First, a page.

Home Discussion Forum What is 气功 (Qigong) and is it a martial art?

What is 气功 (Qigong) and is it a martial art?

I speak Mandarin so I know 气 (qi) means energy and 功 (gong) means activity. But is it a martial art? Or is it like 太极拳 (Tai Chi)?
Anybody know?


  1. No it’s not an really a martial art on its own but it’s a techinique practiced by the Chinese Shaolin monks. They use it to become impenetrable to sharp objects. Tai Chi is a martial art.

  2. “No it’s not an really a martial art on its own but it’s a techinique practiced by the Chinese Shaolin monks. They use it to become impenetrable to sharp objects. Tai Chi is a martial art.”
    ahhh no. HARD qigong is what they use to become impenetrable… and its not impenetrable… but anyways going on. qi gong is simply working hard, exercising, learning to channel your qi.

  3. Qigong is practiced for health maintenance purposes, as a therapeutic intervention, as a medical profession, a spiritual path and/or component of Chinese internal martial arts. Energy (qi) flow is the founding principle of acupuncture.
    The main Qigong teacher at my school is a psychologist at the Local VA Center. She uses Qigong regularly as a therapeutic instrument in her professional practice.
    The martial applications are all related to working with, focusing and directing the qi (internal energy.) The most famous martial applications are the animal forms. The martial applications are often viewed as a “side benefit.”
    Tai Chi is also an internal martial art.
    The martial applications of Tai Chi (supreme ultimate) are called Tai Chi Chuan (supreme ultimate fist.)

  4. Well…. Qigong is not a martial art by itself. It is an exercise used by some martial artists though.
    Tai Chi Chuan is a martial art, but has aspects of Qigong to it.
    Qigong usually involves standing in a particular posture and proper breathing to promote the circulation of Qi through the channels (meridians) of the body. In this way, it is more like Yoga than martial art.
    Beyond that, I’m afraid my knowledge is pretty limited on the subject.

  5. Your first character is incomplete. You are showing the “mist, vapor” part but It is missing the character for “rice”.
    The word Qi does not mean energy, it means “air, breath”.
    The idea of this character comes from cooking rice in a pot. When it is boiling, the vapor pushes up on the cover and builds energy. If the lid is light weight, it would be pushed off. This is why rice pot lids should have some weight to them.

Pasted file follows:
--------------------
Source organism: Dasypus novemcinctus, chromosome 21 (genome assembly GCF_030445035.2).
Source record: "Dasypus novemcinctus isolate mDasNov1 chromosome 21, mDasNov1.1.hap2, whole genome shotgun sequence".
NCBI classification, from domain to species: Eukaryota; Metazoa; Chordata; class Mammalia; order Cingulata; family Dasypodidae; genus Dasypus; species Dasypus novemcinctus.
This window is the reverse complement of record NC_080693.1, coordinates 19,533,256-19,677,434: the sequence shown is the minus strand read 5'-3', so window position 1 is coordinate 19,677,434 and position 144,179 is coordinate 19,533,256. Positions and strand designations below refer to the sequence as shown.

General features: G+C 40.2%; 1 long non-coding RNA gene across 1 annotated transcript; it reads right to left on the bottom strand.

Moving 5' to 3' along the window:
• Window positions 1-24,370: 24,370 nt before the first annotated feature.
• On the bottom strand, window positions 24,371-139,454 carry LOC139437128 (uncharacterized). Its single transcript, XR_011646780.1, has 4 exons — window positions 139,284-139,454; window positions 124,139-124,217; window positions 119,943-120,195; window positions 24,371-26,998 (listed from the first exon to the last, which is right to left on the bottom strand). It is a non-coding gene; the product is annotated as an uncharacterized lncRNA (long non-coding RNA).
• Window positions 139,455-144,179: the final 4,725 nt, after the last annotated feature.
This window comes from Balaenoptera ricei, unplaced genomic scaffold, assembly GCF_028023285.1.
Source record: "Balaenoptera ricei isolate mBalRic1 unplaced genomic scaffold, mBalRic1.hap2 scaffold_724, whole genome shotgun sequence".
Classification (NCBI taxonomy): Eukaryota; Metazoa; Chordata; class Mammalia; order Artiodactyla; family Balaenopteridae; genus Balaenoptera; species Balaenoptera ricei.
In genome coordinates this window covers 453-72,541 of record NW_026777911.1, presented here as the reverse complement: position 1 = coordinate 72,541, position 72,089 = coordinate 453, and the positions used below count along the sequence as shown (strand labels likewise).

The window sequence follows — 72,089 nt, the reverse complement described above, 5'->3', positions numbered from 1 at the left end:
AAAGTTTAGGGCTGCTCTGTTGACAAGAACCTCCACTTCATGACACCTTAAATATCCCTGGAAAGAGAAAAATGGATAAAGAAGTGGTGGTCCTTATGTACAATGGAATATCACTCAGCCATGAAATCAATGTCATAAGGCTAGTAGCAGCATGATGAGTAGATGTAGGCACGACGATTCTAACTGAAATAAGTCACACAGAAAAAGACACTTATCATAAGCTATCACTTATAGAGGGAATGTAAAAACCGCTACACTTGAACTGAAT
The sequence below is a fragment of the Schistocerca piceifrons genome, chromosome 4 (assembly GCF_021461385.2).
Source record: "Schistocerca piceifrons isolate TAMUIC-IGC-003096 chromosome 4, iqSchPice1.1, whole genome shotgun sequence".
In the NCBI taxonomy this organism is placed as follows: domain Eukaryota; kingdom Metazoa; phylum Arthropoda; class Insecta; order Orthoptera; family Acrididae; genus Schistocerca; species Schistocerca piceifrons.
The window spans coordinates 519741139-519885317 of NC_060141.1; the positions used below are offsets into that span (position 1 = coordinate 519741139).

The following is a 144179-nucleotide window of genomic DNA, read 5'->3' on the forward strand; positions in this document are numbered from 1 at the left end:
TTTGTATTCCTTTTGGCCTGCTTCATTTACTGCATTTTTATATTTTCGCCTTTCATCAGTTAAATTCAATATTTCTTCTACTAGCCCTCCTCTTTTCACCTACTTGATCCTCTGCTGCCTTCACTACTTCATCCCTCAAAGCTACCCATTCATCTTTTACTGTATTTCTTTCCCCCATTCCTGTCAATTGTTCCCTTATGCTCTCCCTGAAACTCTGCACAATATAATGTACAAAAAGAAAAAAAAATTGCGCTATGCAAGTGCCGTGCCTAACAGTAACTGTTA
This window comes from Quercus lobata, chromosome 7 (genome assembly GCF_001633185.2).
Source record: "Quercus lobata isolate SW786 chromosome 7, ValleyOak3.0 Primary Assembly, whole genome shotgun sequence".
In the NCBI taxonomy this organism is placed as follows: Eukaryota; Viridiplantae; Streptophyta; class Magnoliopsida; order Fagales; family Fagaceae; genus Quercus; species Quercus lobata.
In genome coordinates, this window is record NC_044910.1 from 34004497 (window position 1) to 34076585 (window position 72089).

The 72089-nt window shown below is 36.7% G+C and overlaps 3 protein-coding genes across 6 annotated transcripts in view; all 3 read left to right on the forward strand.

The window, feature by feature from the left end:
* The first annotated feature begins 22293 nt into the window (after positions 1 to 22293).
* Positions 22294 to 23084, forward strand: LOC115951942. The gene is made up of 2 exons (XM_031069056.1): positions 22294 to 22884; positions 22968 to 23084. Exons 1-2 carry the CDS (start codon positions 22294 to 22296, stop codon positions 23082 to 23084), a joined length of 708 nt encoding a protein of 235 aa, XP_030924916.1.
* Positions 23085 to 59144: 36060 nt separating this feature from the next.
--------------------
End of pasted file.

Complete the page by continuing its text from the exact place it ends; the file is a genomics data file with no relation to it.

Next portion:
This is how Qi works for us, when we practice Qigong. The Qigong is movement that makes our breath build up energy that we can use to heal ourselves or to release from our bodies to heal others.
    In martial arts, this energy becomes a weapon and a defense against blunt trauma.
    It is not a martial art. It is a natural ability we all possess that when integrated into martial arts can make the effects of the art much more devastating.
    Tai Chi means Great Ultimate. It is not the same character. It is an Internal art, which means that it is a martial form of Qigong. Hsing I, Pakua, Liuhebafa, and White Crane are all examples of Internal Arts.

  6. not at all its not a martial art however it greatly compliments martial arts what it does is builds energy. I like to think of it as body building is to muscles as qigong is to energy. They usually have breathing exercises and meditations. It also enhances all of your senses the possibilities of qi gong are endless Im so lucky to have a genuine teacher. After decades of constant practice you will see and feel things you never thought to be possible its phenomenal . It changes everything about you

  7. its a fraud-
    its basically akin to the “use of the force” that a jedi does in star wars.
    there are teachers that say you can manipluate and steal otehrs “life energy” qi- with it and move and project it into objects or take it from objects.
    it is one of the biggest areas of bullshido involved in the martial arts.
    tai chi by comparison CAN be taught as a martial art- and its original intent was to be taught as a martial art (from waht i know, it has sword forms too).
    however- more often than not when you come across tai chi today you will see old people in the park practicing it for health or stretching applications not in a martial way.
    if you want to learn tai chi to fight- you will need to go through the painstaking process of finding a school that teaches it from a martial prespective (which means not going to your local senior center or “cultural” center- usually).
    even then many “combat oriented tai chi” schools are not necessarily teaching you properly, but logically it can in fact be used to fight-
    i’m not that versed in it but from playing with some people and learning a very little bit- i’ve added a lot to push pull throwing techniques with a few tai chi applications. i’m not going to speak on striking appplications or kicking applications for tai chi because i have not had significant experience with them myself.
    from what i know there are at least aspects of it that are of great value if they are trained realistically. (ie: not just standing there doing forms)


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